Sandy-affected homeowners face long insurance wait

Homeowners who were affected by superstorm Sandy are being told that they may have to wait up to 2 weeks for insurance adjusters to come and evaluate their damages. CBS/WCBS

As if the stress from the wrath of superstorm Sandy wasn't difficult enough for them, storm-affected homeowners are being told that it may take up to two weeks for insurance adjusters to come and evaluate their damages.

CBS Station WCBS New York reported Monday that many residents claim to have not gotten any feedback. Lee Lindgren of Breezy Point, Queens said she would like to do know what she should be doing as the first floor of her home was damaged by flood waters. She and her son didn't leave their home during the storm, and were told they would have to wait for insurance adjusters to reach out to them.

"You know," she said, "if they could even shoot an e-mail with what everybody should be doing at this point."

Jeanne Salvatore of the Insurance Information Institute said that the insurance companies will get to those affected homeowners as soon as they can. She advised that homeowners to take photos before throwing objects away and to hold on to all receipts. "You do want to talk to your insurance company and ask them what they will need to make the claim go as quickly as possible," Salvatore said.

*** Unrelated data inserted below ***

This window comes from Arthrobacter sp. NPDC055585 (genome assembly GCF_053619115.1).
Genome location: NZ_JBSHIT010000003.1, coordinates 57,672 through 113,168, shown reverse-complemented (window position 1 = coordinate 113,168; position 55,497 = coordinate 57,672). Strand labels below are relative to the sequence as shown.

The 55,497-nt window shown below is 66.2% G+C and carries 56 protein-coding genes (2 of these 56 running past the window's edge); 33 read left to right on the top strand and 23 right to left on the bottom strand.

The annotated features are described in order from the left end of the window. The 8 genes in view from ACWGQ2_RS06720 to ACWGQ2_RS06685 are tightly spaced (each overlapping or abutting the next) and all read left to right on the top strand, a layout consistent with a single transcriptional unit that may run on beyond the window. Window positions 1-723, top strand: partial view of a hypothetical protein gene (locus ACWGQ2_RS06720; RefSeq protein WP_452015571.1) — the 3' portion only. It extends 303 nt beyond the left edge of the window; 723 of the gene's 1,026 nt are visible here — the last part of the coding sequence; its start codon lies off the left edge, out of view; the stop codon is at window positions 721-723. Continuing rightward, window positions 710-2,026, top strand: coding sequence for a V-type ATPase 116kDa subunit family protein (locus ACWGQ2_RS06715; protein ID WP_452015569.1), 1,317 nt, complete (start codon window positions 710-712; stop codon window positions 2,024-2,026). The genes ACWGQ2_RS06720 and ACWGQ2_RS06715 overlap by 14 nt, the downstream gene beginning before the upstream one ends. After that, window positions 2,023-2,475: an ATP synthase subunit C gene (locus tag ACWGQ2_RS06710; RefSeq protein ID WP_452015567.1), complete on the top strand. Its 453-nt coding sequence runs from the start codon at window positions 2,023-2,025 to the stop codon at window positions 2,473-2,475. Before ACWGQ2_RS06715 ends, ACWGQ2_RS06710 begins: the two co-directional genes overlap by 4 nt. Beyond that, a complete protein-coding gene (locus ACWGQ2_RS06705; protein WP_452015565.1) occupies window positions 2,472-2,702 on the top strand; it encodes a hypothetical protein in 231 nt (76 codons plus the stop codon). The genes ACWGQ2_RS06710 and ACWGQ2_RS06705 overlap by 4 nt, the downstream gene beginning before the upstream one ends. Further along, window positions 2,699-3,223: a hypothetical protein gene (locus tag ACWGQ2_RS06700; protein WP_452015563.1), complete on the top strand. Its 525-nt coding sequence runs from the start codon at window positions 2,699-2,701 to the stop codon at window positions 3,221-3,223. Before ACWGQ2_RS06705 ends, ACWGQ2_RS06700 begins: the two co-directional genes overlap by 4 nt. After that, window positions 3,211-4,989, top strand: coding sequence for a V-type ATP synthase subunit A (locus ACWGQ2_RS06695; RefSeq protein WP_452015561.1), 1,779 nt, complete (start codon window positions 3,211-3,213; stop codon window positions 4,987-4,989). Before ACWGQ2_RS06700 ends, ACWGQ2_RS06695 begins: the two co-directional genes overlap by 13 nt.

Meanwhile, Gov. Andrew Cuomo is ordering insurance companies to ease the rules on documenting storm damage and not cancel any policies for 30 days in the wake of the storm.

Cuomo said insurance companies should accept photos and/or video of losses as proof for a claim so the debris that is piling up on city streets can be removed before another storm hits. Insurance companies usually require an on-site inspection before a claim is processed.

The state has also imposed a 30-day moratorium on canceling or terminating homeowners' and small business owners' policies for any reason, including non-payment of premiums.

Homeowners should document their losses with photos and videos that include the time and date. If they can, they should keep a sample of damaged material then dispose of the debris.

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